position += velocity * delta_time;

This is the core of our prey logic. When we are going to update entities, we use state.local_entities to query for them. local_entities will give us all of the entities that are owned by the current worker. This is important - we distribute the workload for updating entities across workers, so we should make sure that we do not try and update entities that do not belong to the current worker. Notice that we pass in the list of components that we expect the entities to have - here we are expecting that entities have all of c_velocity, c_prey and c_base, and optionally have c_death as well. c_death is a marker to indicate that the prey has been killed. We can then use prey.has<c_component>() and prey.get<c_component>() to query for the presence of optional components or retrieve the data stored on a component. In this case if the prey has been killed we ignore it for the rest of the simulation (we don’t want killed prey to be able to run away - this is not a zombie game!).

Querying for entities outside the current cell

When checking if the prey has been eaten by a predator, we have an interesting edge case to consider. Our world is spatially divided into cells - what happens when our prey and predator are close to each other, but on opposite sides of the edge of a cell? The player will feel hard done by if we do not allow them to kill prey because our simulation has divided the world into parts and they are not in the correct part - especially if we do not provide any indication of that separation. So how do we find out if there is a biting predator nearby?

bool prey_behaviour::got_eaten_by_predator(ecs_type &state, vec2f& position){
using aether::mpl::maybe;
for(auto predator : state.visible_entities<c_predator, c_base>()) {
if(!predator.get<c_predator>()->is_biting) {
if(distance(position, predator.get<c_base>()->position) < BITE_RADIUS){
return true;
return false;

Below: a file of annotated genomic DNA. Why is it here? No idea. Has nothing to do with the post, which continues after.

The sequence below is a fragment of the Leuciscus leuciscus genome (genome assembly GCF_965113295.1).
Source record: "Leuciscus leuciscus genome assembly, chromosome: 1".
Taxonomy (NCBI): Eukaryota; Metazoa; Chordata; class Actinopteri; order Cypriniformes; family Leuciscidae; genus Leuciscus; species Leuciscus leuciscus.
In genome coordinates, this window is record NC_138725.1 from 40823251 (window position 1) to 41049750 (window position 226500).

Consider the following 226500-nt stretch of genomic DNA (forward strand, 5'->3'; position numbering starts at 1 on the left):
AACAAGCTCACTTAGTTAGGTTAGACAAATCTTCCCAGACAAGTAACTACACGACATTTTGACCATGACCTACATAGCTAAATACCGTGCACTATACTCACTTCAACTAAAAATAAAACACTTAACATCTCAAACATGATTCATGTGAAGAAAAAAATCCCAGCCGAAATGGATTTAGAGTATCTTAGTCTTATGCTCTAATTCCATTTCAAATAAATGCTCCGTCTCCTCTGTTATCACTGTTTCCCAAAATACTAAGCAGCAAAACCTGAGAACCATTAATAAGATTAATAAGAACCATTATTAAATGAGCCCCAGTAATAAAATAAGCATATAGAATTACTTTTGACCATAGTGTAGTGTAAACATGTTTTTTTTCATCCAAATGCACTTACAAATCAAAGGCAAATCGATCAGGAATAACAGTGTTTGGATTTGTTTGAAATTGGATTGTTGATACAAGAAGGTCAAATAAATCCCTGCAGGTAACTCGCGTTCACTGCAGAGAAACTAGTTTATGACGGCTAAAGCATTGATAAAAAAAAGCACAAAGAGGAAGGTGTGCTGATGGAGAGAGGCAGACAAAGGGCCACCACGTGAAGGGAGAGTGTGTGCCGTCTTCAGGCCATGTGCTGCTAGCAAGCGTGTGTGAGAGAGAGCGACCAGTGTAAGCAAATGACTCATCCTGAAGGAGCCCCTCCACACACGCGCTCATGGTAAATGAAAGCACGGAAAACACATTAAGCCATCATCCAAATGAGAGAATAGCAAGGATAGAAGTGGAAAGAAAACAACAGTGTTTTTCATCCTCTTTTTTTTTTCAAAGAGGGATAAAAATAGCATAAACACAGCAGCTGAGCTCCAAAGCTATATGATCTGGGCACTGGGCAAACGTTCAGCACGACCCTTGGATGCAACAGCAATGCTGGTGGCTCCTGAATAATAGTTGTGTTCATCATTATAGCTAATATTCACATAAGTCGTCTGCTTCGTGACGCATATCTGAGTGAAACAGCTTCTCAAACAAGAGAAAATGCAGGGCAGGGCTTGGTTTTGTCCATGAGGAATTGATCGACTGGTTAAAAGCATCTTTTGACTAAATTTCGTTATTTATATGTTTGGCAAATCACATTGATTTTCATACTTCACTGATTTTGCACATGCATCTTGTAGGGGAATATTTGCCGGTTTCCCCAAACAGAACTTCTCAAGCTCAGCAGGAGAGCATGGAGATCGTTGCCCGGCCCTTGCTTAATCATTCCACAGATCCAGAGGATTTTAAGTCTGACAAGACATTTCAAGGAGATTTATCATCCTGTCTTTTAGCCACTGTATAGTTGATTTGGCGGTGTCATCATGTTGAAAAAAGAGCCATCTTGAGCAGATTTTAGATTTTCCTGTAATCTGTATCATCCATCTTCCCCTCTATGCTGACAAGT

Here we use state.visible_entities to query for any entities that we are aware of. Remember how we defined a handover radius in our world setup? visible_entities will also return entities from neighbouring cells, where the handover radius for that entity indicates that we should know about them. This way we can let the player attempt to bite at the edge of one cell, and have it kill a prey inside a different cell close by. We should treat this collection as read-only however - entities that we have been made aware of because of the handover radius are cloned from the owning cell, and updates by a neighbouring worker do not represent updates to the source of the truth.

Returning to our prey_behaviour system implemenation, we will want to add the c_death component if the prey was being eaten by a predator. We can dynamically add components to an entity using prey.create_component<c_component>(). In this case, if the prey has been killed we do not want to update it’s velocity.

The rest of this system is concerned with implementing boids like behaviour, including predator avoidance and remaining somewhat close to the origin.

At this point, the Aether Engine is not aware of our system - we need to register it. In the Aether Engine ECS systems are initialised for each cell. In our we added a callback to intialise each cell:

// initialise_cell handles per-cell setup, including ECS configuration
params.initialise_cell = &initialise_cell;

Inside this callback we can add our prey_behaviour system to the ECS:

void initialise_cell(const aether_cell_state<octree_traits> &aether_state, user_cell_state &state) {

Now whenever a new worker is created to manage a cell, it will have our prey behaviour system.

The predator behaviour system handles the predator bite cooldown, but as it only reuses Aether Engine features we have already seen we will skip past it to the next interesting system, the corpse_decay_system.

Corpse decay system

The corpse decay system is the system responsible for removing dead entities from the simulation.

void corpse_decay_system::operator()(const aether_cell_state<octree_traits> &aether_state, ecs_type &state, float delta_time) {
auto entities = state.local_entities<c_death>();
auto update = state.create_update_set();
for (auto entity : entities) {

Here we query for all local entities that have the c_death component, and we use update.drop_entity(entity)to remove the entity from the simulation entirely. Notice that this means that the moment an entity has the c_death attribute added it will be eligible to be removed from the simulation. As a result, the ordering of systems is important - in order to play the correct animations on the client we will want to send an update to the client where the prey has been marked as dead, before it is removed from the simulation. This is handled by adding the corpse_decay_system to the ECS before the prey_behaviour system.

void initialise_cell(const aether_cell_state<octree_traits> &aether_state, user_cell_state &state) {

This way, each entity will remain in the simulation for a single tick after they have been killed, allowing us to send an update to each client indicating that the prey has been killed.

Responding to user input

User input it received by the simulation through the receive_messages callback that we configured in

// receive_messages allows the simulation to respond to player input